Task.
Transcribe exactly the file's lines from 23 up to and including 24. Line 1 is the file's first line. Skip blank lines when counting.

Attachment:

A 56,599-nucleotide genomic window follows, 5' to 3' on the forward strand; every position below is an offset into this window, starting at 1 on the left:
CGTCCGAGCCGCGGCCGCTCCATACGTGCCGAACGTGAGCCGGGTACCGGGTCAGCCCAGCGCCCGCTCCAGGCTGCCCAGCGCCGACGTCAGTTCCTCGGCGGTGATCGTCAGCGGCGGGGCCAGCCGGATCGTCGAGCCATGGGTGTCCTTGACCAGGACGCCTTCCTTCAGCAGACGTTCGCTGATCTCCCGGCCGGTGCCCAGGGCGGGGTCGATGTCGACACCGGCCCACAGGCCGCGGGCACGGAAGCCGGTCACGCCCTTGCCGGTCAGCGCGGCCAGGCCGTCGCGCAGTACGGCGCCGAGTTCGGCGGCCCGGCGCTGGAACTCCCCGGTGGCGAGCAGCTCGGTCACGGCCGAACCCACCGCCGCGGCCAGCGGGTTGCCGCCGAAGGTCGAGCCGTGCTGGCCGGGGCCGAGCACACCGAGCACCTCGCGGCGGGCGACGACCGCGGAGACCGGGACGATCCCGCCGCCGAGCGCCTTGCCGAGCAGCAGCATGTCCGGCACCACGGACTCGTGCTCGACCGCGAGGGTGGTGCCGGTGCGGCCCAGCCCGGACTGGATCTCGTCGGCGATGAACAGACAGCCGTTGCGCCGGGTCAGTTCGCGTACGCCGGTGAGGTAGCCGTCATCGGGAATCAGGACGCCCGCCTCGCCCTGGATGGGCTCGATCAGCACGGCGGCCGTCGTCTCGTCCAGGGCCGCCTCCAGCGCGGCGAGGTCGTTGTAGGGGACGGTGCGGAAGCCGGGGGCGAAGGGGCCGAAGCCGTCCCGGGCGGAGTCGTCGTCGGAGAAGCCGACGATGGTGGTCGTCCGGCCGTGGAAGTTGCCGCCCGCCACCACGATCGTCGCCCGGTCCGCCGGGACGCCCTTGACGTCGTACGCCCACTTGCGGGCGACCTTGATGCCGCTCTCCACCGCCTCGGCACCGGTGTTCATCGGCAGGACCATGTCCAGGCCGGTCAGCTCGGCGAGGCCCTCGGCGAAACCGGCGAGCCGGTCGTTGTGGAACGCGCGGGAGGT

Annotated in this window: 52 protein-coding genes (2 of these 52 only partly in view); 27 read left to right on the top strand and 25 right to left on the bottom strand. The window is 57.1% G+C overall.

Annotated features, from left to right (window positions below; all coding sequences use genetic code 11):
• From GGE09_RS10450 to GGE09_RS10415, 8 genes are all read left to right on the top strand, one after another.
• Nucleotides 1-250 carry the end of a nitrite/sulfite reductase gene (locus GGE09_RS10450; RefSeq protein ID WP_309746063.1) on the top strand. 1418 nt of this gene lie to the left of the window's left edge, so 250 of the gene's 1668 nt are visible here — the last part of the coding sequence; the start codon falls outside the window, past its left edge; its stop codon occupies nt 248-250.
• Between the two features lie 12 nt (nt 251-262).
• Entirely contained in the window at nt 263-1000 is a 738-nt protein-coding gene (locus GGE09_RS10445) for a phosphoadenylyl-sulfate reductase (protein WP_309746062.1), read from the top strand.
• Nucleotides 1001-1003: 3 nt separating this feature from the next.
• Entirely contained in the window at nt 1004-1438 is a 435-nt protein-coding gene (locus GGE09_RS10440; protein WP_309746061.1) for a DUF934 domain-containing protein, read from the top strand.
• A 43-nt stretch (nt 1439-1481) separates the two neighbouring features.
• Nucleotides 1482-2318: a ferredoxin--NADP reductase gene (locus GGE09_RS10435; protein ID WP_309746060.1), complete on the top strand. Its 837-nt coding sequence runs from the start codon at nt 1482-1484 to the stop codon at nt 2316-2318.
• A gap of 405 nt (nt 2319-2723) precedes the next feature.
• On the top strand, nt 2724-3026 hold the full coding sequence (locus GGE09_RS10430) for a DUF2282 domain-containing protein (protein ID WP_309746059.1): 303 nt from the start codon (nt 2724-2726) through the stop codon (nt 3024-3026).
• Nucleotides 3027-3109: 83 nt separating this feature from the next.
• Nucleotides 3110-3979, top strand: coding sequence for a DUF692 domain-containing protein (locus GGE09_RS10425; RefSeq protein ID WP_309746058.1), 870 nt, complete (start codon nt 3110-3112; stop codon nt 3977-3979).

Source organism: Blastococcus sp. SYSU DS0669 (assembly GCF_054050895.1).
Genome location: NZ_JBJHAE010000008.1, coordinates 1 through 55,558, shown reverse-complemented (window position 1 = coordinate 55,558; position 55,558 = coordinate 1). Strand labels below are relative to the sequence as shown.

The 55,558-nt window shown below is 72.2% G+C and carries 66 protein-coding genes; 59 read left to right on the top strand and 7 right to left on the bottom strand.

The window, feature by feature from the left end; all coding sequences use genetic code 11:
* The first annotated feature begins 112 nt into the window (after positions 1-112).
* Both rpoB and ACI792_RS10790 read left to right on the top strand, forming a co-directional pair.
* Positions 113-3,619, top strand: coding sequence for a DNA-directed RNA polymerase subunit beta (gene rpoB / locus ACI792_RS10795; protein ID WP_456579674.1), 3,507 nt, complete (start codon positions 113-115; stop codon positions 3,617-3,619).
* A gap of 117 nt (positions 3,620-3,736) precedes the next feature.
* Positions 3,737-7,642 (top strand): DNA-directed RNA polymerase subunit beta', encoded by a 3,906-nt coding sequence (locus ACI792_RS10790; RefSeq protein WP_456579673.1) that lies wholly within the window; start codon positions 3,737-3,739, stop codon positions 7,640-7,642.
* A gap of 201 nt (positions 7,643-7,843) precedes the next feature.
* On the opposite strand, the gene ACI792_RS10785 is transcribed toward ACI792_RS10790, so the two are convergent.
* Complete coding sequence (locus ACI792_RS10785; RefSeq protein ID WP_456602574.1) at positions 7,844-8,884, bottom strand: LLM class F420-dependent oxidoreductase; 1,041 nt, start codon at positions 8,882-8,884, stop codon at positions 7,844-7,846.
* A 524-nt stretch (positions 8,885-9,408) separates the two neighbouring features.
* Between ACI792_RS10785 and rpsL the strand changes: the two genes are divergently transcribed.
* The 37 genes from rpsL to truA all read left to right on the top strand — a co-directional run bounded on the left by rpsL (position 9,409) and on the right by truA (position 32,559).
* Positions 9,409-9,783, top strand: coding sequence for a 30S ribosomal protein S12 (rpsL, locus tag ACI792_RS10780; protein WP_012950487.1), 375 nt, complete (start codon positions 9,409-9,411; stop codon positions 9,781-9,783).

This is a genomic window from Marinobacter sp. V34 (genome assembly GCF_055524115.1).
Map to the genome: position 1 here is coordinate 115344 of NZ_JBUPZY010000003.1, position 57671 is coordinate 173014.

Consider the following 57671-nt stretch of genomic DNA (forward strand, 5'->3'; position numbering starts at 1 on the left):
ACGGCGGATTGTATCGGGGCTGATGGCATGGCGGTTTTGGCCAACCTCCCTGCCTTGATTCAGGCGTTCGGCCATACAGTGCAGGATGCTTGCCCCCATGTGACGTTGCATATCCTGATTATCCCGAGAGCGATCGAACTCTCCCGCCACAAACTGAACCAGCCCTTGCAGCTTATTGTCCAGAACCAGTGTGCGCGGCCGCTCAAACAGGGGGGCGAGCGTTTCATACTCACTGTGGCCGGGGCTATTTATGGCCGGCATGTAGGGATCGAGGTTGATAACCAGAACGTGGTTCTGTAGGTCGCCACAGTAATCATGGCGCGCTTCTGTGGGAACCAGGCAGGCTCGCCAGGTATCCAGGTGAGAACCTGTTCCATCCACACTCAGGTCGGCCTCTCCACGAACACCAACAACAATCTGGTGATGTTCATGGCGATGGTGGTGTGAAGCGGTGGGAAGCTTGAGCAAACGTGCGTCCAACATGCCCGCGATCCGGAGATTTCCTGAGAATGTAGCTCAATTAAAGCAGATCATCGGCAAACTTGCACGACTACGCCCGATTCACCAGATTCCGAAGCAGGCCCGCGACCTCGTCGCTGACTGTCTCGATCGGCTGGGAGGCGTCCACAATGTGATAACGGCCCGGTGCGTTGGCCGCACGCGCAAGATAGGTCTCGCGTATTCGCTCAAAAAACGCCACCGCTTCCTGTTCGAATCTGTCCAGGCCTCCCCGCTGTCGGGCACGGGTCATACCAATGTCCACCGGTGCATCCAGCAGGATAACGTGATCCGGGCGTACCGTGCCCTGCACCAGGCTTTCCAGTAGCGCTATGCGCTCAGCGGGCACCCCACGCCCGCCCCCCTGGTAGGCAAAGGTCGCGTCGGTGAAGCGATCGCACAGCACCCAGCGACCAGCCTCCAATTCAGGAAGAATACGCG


* Positions 113-3,619, top strand: coding sequence for a DNA-directed RNA polymerase subunit beta (gene rpoB / locus ACI792_RS10795; protein ID WP_456579674.1), 3,507 nt, complete (start codon positions 113-115; stop codon positions 3,617-3,619).
* A gap of 117 nt (positions 3,620-3,736) precedes the next feature.